Jay Som is just the opener, but the gossamer guitar chords that begin “I Think You’re Alright” elicit nevertheless delighted murmurs of recognition from the audience.
It’s a Friday night earlier this month at Oakland’s Starline Social Club and the San Francisco songwriter Melina Duterte is midway through a tour supporting noted East Coast indie-rock acts Mitski and Japanese Breakfast, inspiring the capacity crowd to greet her agile vocal melodies with the sort of rapturous applause usually reserved for headliners.
That suits the steep incline of Jay Som’s short career so far. Eight months ago, emboldened by three glasses of wine, Duterte uploaded a then-untitled set of nine “finished and unfinished songs” to Bandcamp. Listeners, sharing and celebrating the material, greeted those home-recordings as an album. Labels took note. Untitled — which Duterte recorded and performed by herself at home — became Turn Into, a limited tape release on Topshelf Records. And last week it was announced that Turn Into is also to be Jay Som’s debut full-length for prominent San Francisco label Polyvinyl Records.
Jay Som songs can feel wistful or optimistic, depending on whether Duterte lingers in her smoky, low register or veers upward. Intricate guitar melodies — which abound on Turn Into, at times conjoining into fingerpicked harmonies that evoke Elliott Smith — convey a similarly broad emotional range: skulking on the downcast “Ghost” but flaring, siren-like, for the fraught romance of “Next to Me.” Throughout, Turn Into maintains subtly distressed fidelity, a gauzy overcoat that feels deliberate and cultivated, in the style of Tindersticks, rather than neglectful.
Duterte, 22, explained in an interview in June that she wrote and recorded the songs on Turn Into in her late teens. At her parents’ house, the noise curfew was 11 pm. To make room for drums in her bedroom, she removed the bed. Duterte told me that the lyrics reflect a time of newfound confidence and knowledge, yet it’s largely trepidation and fear, punctuated by flashes of anger, that characterize the material. “Being scared is a huge theme of the album,” she said. “But towards the end — actually, I don’t know. I was going to say there’s a sense of acceptance, but I don’t think there is.”
Duterte grew up in the East Bay suburb of Brentwood, the daughter of Filipino immigrants who made a nightly ritual of living-room karaoke. (Her standby? Hopeful Annie staple “Tomorrow,” at the behest of her mother.) In high school, she played trumpet in jazz band and, at home, studied great improvisers such as Miles Davis and Lou Mitchell, whose melodic ingenuity seems to inform the inventive leads on Turn Into. At the same time, she learned to write and record songs as Jay Som, a moniker coined by an online baby-name generator that means “victory moon.” Importantly, she also learned to share them, at first through MySpace, then Bandcamp and Soundcloud.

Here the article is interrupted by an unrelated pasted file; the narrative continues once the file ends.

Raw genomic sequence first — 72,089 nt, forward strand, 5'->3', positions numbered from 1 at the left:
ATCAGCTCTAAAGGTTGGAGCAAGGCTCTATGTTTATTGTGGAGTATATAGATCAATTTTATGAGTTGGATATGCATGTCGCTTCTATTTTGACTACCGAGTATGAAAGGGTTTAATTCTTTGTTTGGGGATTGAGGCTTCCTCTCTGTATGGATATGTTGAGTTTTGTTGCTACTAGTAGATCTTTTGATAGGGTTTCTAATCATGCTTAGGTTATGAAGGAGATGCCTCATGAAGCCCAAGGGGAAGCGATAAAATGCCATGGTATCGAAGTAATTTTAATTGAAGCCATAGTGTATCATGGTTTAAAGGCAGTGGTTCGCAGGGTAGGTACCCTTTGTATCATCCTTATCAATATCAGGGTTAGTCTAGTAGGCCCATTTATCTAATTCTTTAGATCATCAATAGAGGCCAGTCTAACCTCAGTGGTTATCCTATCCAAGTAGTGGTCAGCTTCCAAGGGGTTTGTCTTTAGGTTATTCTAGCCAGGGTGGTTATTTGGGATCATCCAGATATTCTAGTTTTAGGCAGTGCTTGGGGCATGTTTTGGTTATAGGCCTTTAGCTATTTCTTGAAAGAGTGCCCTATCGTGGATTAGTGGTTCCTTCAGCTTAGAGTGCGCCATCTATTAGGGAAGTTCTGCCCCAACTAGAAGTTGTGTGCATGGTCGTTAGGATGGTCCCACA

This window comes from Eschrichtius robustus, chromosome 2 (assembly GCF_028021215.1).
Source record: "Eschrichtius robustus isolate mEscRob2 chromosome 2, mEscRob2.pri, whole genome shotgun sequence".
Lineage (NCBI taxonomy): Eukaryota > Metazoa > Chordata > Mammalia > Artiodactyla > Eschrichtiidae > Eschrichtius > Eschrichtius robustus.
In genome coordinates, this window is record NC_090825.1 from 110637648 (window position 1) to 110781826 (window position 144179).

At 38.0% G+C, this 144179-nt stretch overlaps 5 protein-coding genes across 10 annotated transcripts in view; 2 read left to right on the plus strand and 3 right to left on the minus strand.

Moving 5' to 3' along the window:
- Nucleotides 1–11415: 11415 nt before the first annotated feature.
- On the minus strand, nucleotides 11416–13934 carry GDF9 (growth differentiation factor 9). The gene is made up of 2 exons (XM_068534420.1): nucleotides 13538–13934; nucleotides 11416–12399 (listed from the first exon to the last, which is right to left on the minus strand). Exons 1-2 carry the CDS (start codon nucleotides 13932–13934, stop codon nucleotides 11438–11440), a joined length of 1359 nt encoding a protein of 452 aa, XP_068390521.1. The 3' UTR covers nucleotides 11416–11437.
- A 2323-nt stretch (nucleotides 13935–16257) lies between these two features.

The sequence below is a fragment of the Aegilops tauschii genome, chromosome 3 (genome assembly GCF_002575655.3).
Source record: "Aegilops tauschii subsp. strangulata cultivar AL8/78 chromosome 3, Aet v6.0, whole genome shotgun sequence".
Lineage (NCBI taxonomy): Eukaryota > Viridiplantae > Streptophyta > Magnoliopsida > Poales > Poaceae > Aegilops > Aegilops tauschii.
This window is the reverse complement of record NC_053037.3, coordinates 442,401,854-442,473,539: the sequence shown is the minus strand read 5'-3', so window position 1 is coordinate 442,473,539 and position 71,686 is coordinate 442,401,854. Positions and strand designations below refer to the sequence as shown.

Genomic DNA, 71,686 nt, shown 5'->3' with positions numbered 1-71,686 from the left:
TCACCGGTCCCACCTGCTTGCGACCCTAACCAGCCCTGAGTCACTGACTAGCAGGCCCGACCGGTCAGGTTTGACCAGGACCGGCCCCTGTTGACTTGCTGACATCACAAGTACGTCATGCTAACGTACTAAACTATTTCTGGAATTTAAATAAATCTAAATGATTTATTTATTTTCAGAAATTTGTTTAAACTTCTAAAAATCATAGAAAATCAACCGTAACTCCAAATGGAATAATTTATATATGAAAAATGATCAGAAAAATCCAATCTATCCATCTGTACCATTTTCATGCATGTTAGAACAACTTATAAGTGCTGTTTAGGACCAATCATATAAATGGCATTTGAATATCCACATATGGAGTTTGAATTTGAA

Duterte planned on going the conservatory route after high school, continuing her formal study of jazz trumpet, but songwriting overtook her focus. “One day I was sitting in my room, recording and writing a song, and I thought, ‘This is what I want to do — for a long time,’” she said. “The song was called, ‘See You Later.’” So, she went to community college for two years to study music production and recording, simultaneously making inroads in San Francisco with an indie-rock group composed of longtime Brentwood friends, Summer Peaks. “There was one month when I came here to the city every single weekend,” she said. “That basically made the decision to move pretty easy and obvious.”
Duterte moved to San Francisco last September. Two months later, she uploaded what would become Turn Into, which reached Noise Pop talent buyer and Salty Artist Management agent Chad Heimann. The connection laid the groundwork for Jay Som’s tour with Mitski (who’s also represented by Salty) and Japanese Breakfast, a lineup significant to Duterte not least for the fact that they’re all women of Asian descent. “The fact that young Asian-American girls have this representation on stage and that the music is so good — that’s amazing,” she said. “I didn’t have that when I was a teenager.”
The Polyvinyl rerelease of Turn Into brings to mind the story of Car Seat Headrest, who last year signed to Matador Records on the strength of a slew of home-recordings originally self-released on Bandcamp. Prominent indie labels — whose traditional gatekeeping role sometimes seems undermined by organically viral, unsigned artists — appear increasingly eager to lend their stamp to previously self-released material.
“The reason we’re rereleasing [Turn Into] is because the manager and the record label convinced me that we need to give it love,” Duterte said. “It’s a little awkward, because those songs were made so long ago. It was a different time in my life. I didn’t intend the songs to be consumed so widely.”
Just how widely are they being heard? At press time, Duterte's currently soundchecking for her show in Portland, Maine, on the opposite end of the country.